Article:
Ben Wideman 05:09
How did you get connected with this project?
Melody Zimmerman 05:12
So I worked with Seth for several years, with kids club programs in Harrisonburg, Virginia. And so we’ve already been riding together and working together on various things for the church. And so when he asked me to be a part of this project, I was super excited to be able to do something, post-slash during pandemic, in a new season of my life, and I’m actually living in a new place now. So more opportunities to connect with people that I’ve been connecting with for a long time.
Harrigan Bowman 05:48
We, Melody and I also wrote together for SHINE Curriculum’s Vacation Bible School curriculum that would have come out last summer, Come to the Table. And so Melody, my wife, Theresa Peachey Crissman, myself, and Christina Hershey, who’s a student at Duke Divinity. That was our kids club team. And yeah, so we… Melody and I know each other as writers really well. I, for years worshiped with Melody before she moved away. And when she started working on this project with Seth, she invited me to work with her, we both get very excited about how we communicate the good news and compelling ways, through our words, and through things like little liturgies.
Ben Wideman 06:30
So, Greg, you are not the founder, but you’ve been pulled along the journey. Can you talk about why you’ve said yes to this sort of a project and and what you help bring to the table?
Greg Yoder 06:44
Well, I will reframe your question just a little bit, because I’ll give you that I’ve been pulled along. But it hasn’t been by Seth. It’s been, it’s been by the idea. And by the the excitement with which I see people responding to the project. I’ve been in the fundraising and development world for a couple years now. And it’s, it’s crazy how excited people are about this project. And, and the reason that it’s able to be free. And the reason that that Seth’s printing twice as many copies of the project for volume two for the Lent, volume of the project that he did for the Easter… and, Easter… the Christmas and Advent volume is because people are saying, “Yes! I see that this is doing something important. I want to support this.” And so there are resources to make it widely available for free. And that’s, that’s really exciting to see. And, honestly, like, it’s really exciting to see the response of my kids and my family. Like, it’s it’s something that we use at home, and I love hearing my kids singing the songs and seeing them participate in the little liturgies. And, and hearing them talk about faith more regularly in just throughout our week. And that’s super exciting.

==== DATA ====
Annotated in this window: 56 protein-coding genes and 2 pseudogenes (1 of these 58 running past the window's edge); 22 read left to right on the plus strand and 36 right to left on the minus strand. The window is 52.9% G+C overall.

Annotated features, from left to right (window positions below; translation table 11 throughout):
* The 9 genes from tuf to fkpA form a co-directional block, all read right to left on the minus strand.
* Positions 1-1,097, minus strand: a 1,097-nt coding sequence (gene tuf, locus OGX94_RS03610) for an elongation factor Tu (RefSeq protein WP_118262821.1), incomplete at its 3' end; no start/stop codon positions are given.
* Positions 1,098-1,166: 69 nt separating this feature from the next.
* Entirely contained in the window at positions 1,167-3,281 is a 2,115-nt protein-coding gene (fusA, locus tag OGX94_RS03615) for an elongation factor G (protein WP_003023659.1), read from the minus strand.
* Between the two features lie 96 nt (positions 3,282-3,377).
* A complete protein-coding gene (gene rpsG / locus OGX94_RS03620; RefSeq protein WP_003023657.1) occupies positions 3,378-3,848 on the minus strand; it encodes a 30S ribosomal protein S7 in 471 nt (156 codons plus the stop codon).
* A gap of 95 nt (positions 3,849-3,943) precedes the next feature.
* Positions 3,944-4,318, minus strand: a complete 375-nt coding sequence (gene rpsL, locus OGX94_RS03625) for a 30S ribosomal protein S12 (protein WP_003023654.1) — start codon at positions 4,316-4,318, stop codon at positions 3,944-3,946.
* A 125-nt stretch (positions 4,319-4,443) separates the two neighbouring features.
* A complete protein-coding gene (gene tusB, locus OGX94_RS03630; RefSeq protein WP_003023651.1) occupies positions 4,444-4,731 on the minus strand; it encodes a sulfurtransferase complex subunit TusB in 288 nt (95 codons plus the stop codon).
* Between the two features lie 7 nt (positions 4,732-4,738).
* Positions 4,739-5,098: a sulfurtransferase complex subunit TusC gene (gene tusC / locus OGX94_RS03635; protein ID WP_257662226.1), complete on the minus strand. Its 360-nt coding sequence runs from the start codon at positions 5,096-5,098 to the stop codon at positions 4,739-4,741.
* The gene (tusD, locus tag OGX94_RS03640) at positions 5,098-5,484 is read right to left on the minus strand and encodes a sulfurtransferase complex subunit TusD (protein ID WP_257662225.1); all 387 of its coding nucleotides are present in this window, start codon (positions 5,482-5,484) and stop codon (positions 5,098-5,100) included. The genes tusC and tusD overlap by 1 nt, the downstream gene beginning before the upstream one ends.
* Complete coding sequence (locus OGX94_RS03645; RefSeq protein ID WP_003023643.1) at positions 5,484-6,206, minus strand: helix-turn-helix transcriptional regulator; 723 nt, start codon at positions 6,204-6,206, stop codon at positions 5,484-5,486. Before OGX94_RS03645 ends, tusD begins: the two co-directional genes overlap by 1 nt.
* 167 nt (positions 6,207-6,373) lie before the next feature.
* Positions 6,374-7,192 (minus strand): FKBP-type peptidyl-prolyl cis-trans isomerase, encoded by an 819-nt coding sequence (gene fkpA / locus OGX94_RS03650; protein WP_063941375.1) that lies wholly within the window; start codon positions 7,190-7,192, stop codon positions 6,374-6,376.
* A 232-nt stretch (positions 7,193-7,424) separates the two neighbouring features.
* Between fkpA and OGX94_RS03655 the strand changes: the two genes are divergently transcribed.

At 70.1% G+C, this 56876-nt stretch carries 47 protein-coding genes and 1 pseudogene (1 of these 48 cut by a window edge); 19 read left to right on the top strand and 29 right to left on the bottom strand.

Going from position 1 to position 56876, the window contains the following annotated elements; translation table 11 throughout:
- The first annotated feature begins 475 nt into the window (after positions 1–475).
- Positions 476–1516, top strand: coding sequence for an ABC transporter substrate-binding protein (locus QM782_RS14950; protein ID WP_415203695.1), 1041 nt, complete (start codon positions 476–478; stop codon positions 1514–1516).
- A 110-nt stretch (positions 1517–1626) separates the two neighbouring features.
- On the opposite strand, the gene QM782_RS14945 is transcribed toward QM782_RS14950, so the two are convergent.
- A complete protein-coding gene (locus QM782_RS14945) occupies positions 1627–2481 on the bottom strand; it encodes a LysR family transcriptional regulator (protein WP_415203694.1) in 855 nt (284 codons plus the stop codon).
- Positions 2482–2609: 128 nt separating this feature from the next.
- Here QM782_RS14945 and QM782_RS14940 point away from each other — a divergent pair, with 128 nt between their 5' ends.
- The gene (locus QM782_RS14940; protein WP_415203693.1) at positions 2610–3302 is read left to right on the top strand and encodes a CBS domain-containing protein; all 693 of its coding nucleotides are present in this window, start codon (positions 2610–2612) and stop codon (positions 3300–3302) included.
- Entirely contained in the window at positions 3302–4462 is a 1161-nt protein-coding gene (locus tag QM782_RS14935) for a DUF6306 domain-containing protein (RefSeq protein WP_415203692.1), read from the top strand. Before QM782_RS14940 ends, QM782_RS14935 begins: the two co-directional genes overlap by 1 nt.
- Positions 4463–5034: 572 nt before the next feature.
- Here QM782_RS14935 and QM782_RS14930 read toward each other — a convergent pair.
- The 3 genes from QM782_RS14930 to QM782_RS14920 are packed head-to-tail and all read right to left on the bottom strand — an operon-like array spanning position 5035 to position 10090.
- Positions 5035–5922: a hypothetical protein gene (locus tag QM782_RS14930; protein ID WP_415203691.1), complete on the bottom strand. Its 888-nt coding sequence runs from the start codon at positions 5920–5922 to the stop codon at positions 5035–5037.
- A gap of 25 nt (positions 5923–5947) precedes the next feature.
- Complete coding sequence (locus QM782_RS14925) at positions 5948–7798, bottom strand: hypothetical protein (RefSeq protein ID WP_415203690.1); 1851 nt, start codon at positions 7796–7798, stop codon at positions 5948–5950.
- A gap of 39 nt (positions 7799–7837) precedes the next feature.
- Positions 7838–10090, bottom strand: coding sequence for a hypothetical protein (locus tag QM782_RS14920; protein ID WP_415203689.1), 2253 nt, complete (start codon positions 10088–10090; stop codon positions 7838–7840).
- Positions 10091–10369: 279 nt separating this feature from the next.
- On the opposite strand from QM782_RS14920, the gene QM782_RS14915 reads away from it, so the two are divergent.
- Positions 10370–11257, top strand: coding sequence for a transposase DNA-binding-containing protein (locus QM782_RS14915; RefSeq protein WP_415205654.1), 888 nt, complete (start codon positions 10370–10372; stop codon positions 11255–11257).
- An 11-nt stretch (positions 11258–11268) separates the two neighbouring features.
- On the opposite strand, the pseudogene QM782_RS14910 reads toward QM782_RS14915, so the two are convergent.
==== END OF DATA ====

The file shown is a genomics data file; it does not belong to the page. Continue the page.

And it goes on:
Ben Wideman 08:24
We’ve we’ve heard a lot of rhetoric over the last few years about the death of the center… That our world is becoming more polarized, including in church spaces, and not just politically but but even in terms of church sizes. We’ve heard that mega churches and house churches are the ones that are growing and we’re sort of seeing the death of the the old standard of two to three hundred people worshipping on a Sunday morning, perhaps a multi-staff, those just don’t exist anymore. They exists in fewer and fewer places, which also means that resources are more and more important. And so I’m guessing that this resource is with that in mind is with this void, this pulling back the curtain on on the need that is out there.
Seth Crissman 09:11
There’s there’s a there’s a huge need. You’re right, Ben. And, it’s, there are a lot of really good resources out there. We’ve worked you know, a two years ago, we worked writing with the folks at SHINE, who are anchored in MennoMedia and Brethren Press and we help them write their vacation bible school program for Come to the Table. And a lot of that was anchored in the work that we were already doing. We were already working writing with helping the congregations we were partnering with, to look at scripture and digest it and think through things for themselves. And MennoMedia creates a ton of great resources for faith formation. This was about… Yeah, coming coming alongside families in church communities to give them another tool. Yeah, creating music and the church is incredibly cost prohibitive. It’s it’s It costs money. It’s expensive. And so, and music is like a lifeblood for the church together as well, as well as some of these other resources. It was a way of giving families and church communities another thing to add in to help them further strengthen the rhythms of faith.
Melody Zimmerman 10:20
Yeah, I think this is for everyone. For little people who are new in the faith… We want it to be for families… we want it to be for singles… we want it to be for friends meeting together. But it is a group resource, and we hope to resource people together in community. So it’s whoever people are doing community with, of all ages. And yeah, we are very intentionally hoping to direct people to Jesus and cultivate Christian discipleship. But anyone who’s turning towards Jesus, somewhere on that journey is really our audience.
Seth Crissman 11:07